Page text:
Maharashtra, Karnataka to work together to solve border water crisis
At loggerheads over the Almatti dam and border row, the Maharashtra and Karnataka governments have agreed in-principle to exchange water for scarcity-hit areas along the border, Surendra P Gangan reports.mumbai Updated: Jan 16, 2013 00:57 IST
At loggerheads over the Almatti dam and border row, the Maharashtra and Karnataka governments have agreed in-principle to exchange water for scarcity-hit areas along the border.
While the Maharashtra government has demanded 2 thousand million cubic feet (TMC) of water from the Indi Branch canal, the Karnataka government has asked for 8 TMC water from the Warna and Ujani dams.
The Solapur district in the state has been facing acute shortage of water. Against the daily requirement of 240 MLD, the supply from various resources is 135 MLD.
In a letter sent to the Karnataka chief minister Jagadish Shettar ten days ago, state chief minister Prithviraj Chavan requested for water from Indi Branch canal of Narayanpur project to provide water to scarcity-hit areas on the bank of river Bhima in Solapur district. Chavan also proposed a meeting between water supply ministers from both the states.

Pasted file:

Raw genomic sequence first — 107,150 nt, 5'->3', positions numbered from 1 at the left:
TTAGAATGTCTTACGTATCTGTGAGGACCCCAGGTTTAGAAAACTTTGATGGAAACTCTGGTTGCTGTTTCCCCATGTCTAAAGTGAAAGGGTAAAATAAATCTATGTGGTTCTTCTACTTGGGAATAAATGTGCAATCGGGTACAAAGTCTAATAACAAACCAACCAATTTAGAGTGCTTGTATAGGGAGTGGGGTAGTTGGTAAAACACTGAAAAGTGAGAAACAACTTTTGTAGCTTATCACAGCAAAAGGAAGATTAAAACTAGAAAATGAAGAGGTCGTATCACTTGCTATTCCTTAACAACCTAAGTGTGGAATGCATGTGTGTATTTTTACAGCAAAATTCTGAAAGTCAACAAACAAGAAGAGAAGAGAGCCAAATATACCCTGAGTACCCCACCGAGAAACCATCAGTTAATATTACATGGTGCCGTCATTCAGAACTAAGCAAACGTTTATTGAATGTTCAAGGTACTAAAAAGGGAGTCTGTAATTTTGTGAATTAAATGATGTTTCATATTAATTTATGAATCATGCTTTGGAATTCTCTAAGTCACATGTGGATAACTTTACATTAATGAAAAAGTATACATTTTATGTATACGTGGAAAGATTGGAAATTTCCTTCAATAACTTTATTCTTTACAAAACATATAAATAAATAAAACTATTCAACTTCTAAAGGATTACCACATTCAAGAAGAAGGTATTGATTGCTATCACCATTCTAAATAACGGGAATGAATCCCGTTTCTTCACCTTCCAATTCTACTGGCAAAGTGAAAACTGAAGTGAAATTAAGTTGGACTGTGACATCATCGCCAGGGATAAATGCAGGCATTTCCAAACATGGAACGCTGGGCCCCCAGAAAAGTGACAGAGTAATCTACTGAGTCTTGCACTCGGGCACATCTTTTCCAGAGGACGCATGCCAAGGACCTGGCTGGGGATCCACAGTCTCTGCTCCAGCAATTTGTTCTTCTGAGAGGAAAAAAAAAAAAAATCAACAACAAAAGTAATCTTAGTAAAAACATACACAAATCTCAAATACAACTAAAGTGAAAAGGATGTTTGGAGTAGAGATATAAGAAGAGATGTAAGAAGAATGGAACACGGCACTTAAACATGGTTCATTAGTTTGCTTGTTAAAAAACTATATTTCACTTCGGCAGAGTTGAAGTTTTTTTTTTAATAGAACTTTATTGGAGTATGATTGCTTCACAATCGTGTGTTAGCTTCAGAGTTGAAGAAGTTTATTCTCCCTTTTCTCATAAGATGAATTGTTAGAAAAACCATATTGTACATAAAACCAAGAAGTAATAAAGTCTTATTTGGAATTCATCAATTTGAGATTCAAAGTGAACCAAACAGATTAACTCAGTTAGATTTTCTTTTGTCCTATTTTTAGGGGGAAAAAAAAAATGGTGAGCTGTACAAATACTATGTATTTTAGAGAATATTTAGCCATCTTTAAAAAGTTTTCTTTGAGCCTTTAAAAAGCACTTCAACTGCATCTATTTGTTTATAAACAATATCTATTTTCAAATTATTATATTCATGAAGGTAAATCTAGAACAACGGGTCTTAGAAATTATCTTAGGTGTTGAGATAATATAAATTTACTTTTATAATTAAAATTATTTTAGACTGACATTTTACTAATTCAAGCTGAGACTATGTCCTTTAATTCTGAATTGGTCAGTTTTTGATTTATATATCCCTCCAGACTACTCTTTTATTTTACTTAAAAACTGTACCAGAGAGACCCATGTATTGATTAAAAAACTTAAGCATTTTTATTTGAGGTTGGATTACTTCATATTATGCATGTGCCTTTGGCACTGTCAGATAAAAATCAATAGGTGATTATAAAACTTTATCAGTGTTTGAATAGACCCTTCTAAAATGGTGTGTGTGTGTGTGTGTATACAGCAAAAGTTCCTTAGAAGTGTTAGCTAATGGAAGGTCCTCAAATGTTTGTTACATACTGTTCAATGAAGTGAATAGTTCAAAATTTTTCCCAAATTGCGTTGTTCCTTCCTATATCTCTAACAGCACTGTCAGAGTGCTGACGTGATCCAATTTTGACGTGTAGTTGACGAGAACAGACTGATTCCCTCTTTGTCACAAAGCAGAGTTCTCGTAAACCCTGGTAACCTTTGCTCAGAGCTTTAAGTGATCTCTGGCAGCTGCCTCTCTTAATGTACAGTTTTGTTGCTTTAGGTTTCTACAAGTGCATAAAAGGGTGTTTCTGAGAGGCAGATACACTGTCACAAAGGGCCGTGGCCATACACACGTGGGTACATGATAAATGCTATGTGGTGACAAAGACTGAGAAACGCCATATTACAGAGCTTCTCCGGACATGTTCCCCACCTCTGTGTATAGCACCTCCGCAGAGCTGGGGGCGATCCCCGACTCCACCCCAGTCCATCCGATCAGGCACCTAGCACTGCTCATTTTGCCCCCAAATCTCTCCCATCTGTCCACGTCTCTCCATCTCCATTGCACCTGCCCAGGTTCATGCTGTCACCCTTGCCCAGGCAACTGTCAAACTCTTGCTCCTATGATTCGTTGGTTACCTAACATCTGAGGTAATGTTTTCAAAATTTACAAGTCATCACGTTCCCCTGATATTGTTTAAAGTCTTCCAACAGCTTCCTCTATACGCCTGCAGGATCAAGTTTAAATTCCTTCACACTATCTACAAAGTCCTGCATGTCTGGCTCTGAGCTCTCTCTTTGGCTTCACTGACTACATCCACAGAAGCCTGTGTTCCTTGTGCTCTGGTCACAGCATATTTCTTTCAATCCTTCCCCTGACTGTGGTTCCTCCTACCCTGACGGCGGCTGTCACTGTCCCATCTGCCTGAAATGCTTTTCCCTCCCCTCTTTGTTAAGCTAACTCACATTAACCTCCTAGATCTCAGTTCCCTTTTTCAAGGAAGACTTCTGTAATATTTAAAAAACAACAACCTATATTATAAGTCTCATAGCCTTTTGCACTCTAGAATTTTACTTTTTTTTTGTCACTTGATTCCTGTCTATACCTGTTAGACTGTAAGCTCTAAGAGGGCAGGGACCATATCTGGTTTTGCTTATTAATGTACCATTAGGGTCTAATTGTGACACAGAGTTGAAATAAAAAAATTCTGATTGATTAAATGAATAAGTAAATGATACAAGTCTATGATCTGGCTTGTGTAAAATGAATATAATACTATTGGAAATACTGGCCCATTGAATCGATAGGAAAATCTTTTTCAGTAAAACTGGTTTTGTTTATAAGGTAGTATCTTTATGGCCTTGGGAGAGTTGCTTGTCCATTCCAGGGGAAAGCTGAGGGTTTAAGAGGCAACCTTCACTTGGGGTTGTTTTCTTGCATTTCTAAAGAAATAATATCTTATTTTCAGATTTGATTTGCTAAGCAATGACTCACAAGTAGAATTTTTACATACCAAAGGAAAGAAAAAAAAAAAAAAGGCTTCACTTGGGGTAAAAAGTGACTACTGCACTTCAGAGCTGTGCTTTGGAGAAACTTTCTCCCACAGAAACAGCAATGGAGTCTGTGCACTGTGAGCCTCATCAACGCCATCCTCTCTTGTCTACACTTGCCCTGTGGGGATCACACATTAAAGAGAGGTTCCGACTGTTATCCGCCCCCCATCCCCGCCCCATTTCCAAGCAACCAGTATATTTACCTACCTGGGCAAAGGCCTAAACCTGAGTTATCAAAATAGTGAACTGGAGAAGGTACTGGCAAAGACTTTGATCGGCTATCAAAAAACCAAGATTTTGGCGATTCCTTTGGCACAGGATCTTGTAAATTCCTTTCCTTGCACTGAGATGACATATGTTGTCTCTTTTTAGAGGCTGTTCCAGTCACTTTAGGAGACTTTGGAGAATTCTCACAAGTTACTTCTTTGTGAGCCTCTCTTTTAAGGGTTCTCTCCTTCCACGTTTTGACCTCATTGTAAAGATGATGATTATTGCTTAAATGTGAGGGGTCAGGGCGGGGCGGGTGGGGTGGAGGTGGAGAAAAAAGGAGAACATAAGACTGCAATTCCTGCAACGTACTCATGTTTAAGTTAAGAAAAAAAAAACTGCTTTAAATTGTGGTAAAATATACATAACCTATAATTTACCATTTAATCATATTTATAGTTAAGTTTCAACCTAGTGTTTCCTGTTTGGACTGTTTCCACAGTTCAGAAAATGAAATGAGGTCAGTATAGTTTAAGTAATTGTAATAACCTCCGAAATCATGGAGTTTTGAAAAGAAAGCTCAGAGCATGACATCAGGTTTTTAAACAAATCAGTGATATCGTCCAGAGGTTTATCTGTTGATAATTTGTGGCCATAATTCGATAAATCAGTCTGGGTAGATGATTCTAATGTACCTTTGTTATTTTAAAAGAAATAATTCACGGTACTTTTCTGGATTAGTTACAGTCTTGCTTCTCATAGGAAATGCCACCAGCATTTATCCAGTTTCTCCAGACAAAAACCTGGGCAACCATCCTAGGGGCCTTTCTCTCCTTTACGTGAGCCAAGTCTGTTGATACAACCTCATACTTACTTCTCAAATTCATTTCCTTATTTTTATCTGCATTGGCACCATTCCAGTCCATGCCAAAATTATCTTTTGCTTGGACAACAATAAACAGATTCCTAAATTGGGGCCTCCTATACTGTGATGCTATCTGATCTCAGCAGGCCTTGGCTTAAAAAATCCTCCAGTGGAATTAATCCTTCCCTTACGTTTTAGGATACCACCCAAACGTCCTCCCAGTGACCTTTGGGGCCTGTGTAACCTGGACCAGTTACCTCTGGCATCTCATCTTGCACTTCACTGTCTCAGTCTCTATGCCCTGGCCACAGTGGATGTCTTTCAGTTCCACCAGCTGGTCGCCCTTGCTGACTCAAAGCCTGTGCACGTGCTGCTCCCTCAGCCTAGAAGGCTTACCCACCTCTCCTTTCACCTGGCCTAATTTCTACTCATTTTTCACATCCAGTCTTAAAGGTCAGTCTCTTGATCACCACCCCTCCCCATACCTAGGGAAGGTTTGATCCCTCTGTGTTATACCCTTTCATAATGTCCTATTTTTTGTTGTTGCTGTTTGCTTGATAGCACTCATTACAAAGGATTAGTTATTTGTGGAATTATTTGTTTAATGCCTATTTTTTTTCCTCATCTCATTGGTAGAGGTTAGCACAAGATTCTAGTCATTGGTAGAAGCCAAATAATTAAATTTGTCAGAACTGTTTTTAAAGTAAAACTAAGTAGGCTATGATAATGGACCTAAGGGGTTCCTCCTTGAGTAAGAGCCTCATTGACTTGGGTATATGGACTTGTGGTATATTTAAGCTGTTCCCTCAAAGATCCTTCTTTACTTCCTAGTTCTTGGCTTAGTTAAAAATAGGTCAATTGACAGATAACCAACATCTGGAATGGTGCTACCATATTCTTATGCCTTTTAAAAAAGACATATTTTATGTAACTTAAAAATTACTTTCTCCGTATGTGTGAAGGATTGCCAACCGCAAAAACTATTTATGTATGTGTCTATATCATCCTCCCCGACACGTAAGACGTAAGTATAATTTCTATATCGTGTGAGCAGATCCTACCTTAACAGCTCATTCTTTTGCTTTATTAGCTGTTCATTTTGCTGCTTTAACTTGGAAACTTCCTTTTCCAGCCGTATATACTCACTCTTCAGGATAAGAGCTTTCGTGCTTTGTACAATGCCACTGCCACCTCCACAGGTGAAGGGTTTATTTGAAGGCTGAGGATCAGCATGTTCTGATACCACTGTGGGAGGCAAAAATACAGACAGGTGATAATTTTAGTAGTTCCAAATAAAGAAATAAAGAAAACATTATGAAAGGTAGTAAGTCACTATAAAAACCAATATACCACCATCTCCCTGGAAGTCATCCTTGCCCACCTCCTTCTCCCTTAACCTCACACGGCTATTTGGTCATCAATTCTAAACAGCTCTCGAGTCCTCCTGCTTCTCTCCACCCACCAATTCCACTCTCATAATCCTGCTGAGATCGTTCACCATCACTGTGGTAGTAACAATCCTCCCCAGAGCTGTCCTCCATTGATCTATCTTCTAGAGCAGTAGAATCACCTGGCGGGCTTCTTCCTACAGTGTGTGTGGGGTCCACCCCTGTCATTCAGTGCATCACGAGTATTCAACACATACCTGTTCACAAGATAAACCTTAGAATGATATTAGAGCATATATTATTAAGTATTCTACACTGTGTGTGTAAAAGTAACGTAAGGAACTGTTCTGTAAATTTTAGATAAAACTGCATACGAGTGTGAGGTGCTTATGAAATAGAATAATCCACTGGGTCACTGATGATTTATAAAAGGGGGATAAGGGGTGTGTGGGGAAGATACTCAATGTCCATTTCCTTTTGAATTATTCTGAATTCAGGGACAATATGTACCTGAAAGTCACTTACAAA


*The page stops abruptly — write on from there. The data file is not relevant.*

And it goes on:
In response to the two letters from Chavan, the Karnataka government has demanded the release of water from Warna reservoir in Kolhapur and Ujjain dam to Krishna River and Bhima River respectively. In his letter dated January 7, Basavaraj Bommai, water resources minister, Karnataka, said that this would help them tide over the water scarcity in border districts of Belgaum, Bijapur and Gulbarga.
The state government had released water from Dudhganga project on the request of the Karnataka government early last year. “We had charged a nominal amount of Rs. 5 to 10 for a cubic meter,” water supply minister Lamxan Dhobale said. “The meeting between the two governments is expected to take place in the next few days. We see no problem in releasing the water from both the states. The water should be released after March.”
Dhobale said that only 25% of the water released from the reservoir reach the beneficiaries for drinking purposes.